Explorations in visual arts, photography and Science, along with any random thing that I find curious enough...
An Introduction to Black Holes.
Defined as “A dense, compact object whose gravitational pull is so strong that - within a certain distance of it - nothing can escape, not even light. Black holes are thought to result from the collapse of certain very massive stars at the ends of their evolution.”
This series of radiation hydrodynamical calculations follows the collapse of one solar-mass molecular cloud cores all the way to the formation of the stellar core. This project was a follow-up to my 1998 barotropic calculations which discovered that rapidly-rotating first hydrostatic cores could develop rotational instabilities and evolve into large discs before the stellar core formed within them.
Calculation with beta=0.01:
In this calculation the initial molecular cloud core is rotating slowly quickly enough that the first hydrostatic core becomes dynamically rotationally unstable. However, in this case, the instability is stronger. The pre-stellar disc that is formed has a radius approaching 100 AU, and the end of one of the spiral arms manages to collect enough gas to form a self-gravitating fragment. All of this evolution occurs before the stellar core forms (which occurs at the end of the animation). This calculation was performed using 1 million SPH particles.
Credit: Simulation & visualisation by Matthew Bate, University of Exeter
“Swirling gas around black holes may be the key to estimating the masses of black holes otherwise too distant to weigh, according to a new study.
Supermassive black holes millions to billions of times the mass of the sun are thought to lurk at the heart of all large galaxies. Oddly, the properties of these black holes appear linked with a variety of properties of their parent galaxies, such as how bright the galaxies are and the speed of stars within them. This suggests a fundamental link between galaxy and black hole evolution.
The scientists tested their model on gas seen around the supermassive black hole in the galaxy NGC 4526, which is 53 million light-years away in the constellation of Virgo. They employed the Combined Array for Research in Millimetre-wave Astronomy (CARMA) telescope in California.
They estimate NGC 4526’s central black hole weighs about 450 million times the mass of the sun.”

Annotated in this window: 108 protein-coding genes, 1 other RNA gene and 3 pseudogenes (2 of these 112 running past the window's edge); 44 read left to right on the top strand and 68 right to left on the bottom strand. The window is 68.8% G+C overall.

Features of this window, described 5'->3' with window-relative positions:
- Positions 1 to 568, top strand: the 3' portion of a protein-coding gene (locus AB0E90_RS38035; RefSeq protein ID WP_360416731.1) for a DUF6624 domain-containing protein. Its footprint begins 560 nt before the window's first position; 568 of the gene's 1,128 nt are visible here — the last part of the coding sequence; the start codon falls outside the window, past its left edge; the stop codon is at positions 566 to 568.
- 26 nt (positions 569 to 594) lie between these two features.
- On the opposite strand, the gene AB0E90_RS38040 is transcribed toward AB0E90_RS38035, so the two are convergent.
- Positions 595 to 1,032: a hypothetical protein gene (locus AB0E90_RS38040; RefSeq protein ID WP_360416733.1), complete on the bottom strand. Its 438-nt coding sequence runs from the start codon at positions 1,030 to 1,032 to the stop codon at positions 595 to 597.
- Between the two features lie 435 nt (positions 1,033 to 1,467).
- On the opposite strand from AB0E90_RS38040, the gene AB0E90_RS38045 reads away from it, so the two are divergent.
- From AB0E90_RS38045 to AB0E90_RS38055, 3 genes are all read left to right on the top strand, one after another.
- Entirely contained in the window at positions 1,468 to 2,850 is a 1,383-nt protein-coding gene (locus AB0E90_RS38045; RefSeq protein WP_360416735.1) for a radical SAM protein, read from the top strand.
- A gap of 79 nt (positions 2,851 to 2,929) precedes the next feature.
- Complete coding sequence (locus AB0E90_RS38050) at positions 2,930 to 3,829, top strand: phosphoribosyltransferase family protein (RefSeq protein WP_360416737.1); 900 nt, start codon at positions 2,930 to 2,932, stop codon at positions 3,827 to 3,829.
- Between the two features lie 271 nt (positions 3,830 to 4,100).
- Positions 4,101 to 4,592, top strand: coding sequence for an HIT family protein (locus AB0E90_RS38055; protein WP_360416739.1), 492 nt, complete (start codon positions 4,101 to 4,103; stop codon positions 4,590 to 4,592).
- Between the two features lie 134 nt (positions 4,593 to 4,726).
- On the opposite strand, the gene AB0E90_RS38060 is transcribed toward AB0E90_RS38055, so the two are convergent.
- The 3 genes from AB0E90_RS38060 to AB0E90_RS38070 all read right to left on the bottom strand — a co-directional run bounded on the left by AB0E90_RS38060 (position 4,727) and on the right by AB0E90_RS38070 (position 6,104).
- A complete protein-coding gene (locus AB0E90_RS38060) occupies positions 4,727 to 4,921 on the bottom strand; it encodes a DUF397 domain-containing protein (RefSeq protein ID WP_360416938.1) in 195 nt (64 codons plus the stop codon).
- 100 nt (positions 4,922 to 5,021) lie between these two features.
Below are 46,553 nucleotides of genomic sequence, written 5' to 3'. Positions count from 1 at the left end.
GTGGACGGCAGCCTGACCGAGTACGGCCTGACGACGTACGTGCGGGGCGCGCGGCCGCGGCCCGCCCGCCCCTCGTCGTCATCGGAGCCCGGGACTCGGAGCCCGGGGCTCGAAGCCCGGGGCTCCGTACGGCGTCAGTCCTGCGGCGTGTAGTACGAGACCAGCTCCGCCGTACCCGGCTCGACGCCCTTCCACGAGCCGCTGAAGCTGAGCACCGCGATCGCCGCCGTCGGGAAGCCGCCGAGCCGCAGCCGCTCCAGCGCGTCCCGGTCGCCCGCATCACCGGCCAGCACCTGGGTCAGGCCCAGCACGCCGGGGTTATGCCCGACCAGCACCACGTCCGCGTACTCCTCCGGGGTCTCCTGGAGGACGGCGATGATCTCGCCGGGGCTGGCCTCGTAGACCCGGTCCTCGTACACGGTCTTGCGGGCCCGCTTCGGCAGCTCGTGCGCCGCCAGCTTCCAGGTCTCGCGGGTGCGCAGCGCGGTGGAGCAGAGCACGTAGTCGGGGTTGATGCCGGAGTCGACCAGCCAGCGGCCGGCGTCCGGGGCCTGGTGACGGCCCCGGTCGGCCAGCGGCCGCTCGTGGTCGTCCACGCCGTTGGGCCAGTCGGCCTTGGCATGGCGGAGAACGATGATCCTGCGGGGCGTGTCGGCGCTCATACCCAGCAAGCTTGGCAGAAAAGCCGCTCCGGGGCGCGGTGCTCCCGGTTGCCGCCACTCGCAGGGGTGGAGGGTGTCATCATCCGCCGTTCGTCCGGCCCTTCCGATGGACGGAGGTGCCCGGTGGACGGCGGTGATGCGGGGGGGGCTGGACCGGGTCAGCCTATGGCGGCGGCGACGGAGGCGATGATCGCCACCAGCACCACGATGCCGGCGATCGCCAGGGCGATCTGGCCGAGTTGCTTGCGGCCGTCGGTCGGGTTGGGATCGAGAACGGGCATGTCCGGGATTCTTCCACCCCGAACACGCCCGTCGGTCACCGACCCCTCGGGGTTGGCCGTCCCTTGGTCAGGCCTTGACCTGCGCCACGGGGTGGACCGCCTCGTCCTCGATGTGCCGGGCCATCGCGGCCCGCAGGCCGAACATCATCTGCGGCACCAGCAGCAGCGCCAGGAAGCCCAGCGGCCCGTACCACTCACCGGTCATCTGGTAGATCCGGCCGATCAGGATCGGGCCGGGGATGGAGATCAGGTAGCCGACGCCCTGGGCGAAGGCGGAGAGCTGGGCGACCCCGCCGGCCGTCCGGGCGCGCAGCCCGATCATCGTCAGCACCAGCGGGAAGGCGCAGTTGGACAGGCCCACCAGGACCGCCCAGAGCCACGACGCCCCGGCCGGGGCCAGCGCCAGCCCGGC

Model IDs Habitable Zones Around Stars
Researchers searching the galaxy for planets that could pass the litmus test of sustaining water-based life must find whether those planets fall in what’s known as a habitable zone. New work, led by a team of Penn State Univ. researchers, will help scientists in that search.
Using the latest data, the Penn State Department of Geosciences team developed an updated model for determining whether discovered planets fall within a habitable zone – where they could be capable of having liquid water and thus sustaining life. The work, described in a paper accepted for publication in Astrophysical Journal, builds on a prior model by James Kasting, professor of geosciences at Penn State, to offer a more precise calculation of where habitable zones around a star can be found.
Read more: http://www.laboratoryequipment.com/news/2013/01/model-ids-habitable-zones-around-stars
A supernova remnant (SNR) is the structure resulting from the explosion of a star in a supernova. The supernova remnant is bounded by an expanding shock wave, and consists of ejected material expanding from the explosion, and the interstellar material it sweeps up and shocks along the way. Supernova remnants are considered the major source of galactic cosmic rays.
There are two common routes to a supernova: either a massive star may run out of fuel, ceasing to generate fusion energy in its core, and collapsing inward under the force of its own gravity to form a neutron star or a black hole; or a white dwarf star may accumulate (accrete) material from a companion star until it reaches a critical mass and undergoes a thermonuclear explosion.
An SNR passes through the following stages as it expands:
- Free expansion of the ejecta, until they sweep up their own weight in circumstellar or interstellar medium. This can last tens to a few hundred years depending on the density of the surrounding gas.
- Sweeping up of a shell of shocked circumstellar and interstellar gas. This begins the Sedov-Taylor phase, which can be well modeled by a self-similar analytic solution. Strong X-ray emission traces the strong shock waves and hot shocked gas.
- Cooling of the shell, to form a thin (< 1 pc), dense (1-100 million atoms per cubic metre) shell surrounding the hot (few million kelvin) interior. This is the pressure-driven snowplow phase. The shell can be clearly seen in optical emission from recombining ionized hydrogen and ionized oxygen atoms.